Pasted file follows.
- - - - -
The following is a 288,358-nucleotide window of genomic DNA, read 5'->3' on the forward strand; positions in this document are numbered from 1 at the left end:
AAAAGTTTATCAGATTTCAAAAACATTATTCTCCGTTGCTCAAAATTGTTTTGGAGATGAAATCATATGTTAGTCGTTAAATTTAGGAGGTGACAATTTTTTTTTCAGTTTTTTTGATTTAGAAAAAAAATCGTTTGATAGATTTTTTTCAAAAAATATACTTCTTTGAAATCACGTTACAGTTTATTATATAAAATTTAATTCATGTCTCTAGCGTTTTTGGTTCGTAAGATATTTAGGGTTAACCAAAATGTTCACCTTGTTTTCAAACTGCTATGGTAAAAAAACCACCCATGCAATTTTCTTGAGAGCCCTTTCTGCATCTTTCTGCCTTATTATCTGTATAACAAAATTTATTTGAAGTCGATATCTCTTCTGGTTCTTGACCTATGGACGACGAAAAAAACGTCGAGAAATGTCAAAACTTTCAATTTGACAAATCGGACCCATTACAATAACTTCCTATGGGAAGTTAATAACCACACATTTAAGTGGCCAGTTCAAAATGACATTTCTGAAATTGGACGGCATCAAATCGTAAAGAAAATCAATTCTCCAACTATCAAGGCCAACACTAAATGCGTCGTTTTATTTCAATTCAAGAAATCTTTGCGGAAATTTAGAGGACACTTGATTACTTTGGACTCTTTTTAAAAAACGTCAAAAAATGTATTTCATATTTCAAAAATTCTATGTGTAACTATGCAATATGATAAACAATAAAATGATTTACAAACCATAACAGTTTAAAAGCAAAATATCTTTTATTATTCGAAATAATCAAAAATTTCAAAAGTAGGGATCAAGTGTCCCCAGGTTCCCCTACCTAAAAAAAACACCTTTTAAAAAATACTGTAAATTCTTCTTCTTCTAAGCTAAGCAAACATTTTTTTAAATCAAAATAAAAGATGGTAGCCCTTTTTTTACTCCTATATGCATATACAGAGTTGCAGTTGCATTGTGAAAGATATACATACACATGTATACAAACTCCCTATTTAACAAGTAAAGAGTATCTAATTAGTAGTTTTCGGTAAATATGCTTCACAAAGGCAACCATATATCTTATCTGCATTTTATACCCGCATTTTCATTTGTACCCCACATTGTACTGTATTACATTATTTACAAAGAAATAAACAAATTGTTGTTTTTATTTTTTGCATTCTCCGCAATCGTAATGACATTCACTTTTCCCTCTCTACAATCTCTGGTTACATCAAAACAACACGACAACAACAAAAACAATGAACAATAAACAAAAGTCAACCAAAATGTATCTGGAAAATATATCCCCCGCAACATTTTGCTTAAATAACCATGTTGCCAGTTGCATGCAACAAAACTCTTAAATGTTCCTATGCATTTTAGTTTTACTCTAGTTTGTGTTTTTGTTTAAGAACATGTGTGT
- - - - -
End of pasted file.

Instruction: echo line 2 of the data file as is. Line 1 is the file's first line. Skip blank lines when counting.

AAAAGTTTATCAGATTTCAAAAACATTATTCTCCGTTGCTCAAAATTGTTTTGGAGATGAAATCATATGTTAGTCGTTAAATTTAGGAGGTGACAATTTTTTTTTCAGTTTTTTTGATTTAGAAAAAAAATCGTTTGATAGATTTTTTTCAAAAAATATACTTCTTTGAAATCACGTTACAGTTTATTATATAAAATTTAATTCATGTCTCTAGCGTTTTTGGTTCGTAAGATATTTAGGGTTAACCAAAATGTTCACCTTGTTTTCAAACTGCTATGGTAAAAAAACCACCCATGCAATTTTCTTGAGAGCCCTTTCTGCATCTTTCTGCCTTATTATCTGTATAACAAAATTTATTTGAAGTCGATATCTCTTCTGGTTCTTGACCTATGGACGACGAAAAAAACGTCGAGAAATGTCAAAACTTTCAATTTGACAAATCGGACCCATTACAATAACTTCCTATGGGAAGTTAATAACCACACATTTAAGTGGCCAGTTCAAAATGACATTTCTGAAATTGGACGGCATCAAATCGTAAAGAAAATCAATTCTCCAACTATCAAGGCCAACACTAAATGCGTCGTTTTATTTCAATTCAAGAAATCTTTGCGGAAATTTAGAGGACACTTGATTACTTTGGACTCTTTTTAAAAAACGTCAAAAAATGTATTTCATATTTCAAAAATTCTATGTGTAACTATGCAATATGATAAACAATAAAATGATTTACAAACCATAACAGTTTAAAAGCAAAATATCTTTTATTATTCGAAATAATCAAAAATTTCAAAAGTAGGGATCAAGTGTCCCCAGGTTCCCCTACCTAAAAAAAACACCTTTTAAAAAATACTGTAAATTCTTCTTCTTCTAAGCTAAGCAAACATTTTTTTAAATCAAAATAAAAGATGGTAGCCCTTTTTTTACTCCTATATGCATATACAGAGTTGCAGTTGCATTGTGAAAGATATACATACACATGTATACAAACTCCCTATTTAACAAGTAAAGAGTATCTAATTAGTAGTTTTCGGTAAATATGCTTCACAAAGGCAACCATATATCTTATCTGCATTTTATACCCGCATTTTCATTTGTACCCCACATTGTACTGTATTACATTATTTACAAAGAAATAAACAAATTGTTGTTTTTATTTTTTGCATTCTCCGCAATCGTAATGACATTCACTTTTCCCTCTCTACAATCTCTGGTTACATCAAAACAACACGACAACAACAAAAACAATGAACAATAAACAAAAGTCAACCAAAATGTATCTGGAAAATATATCCCCCGCAACATTTTGCTTAAATAACCATGTTGCCAGTTGCATGCAACAAAACTCTTAAATGTTCCTATGCATTTTAGTTTTACTCTAGTTTGTGTTTTTGTTTAAGAACATGTGTGT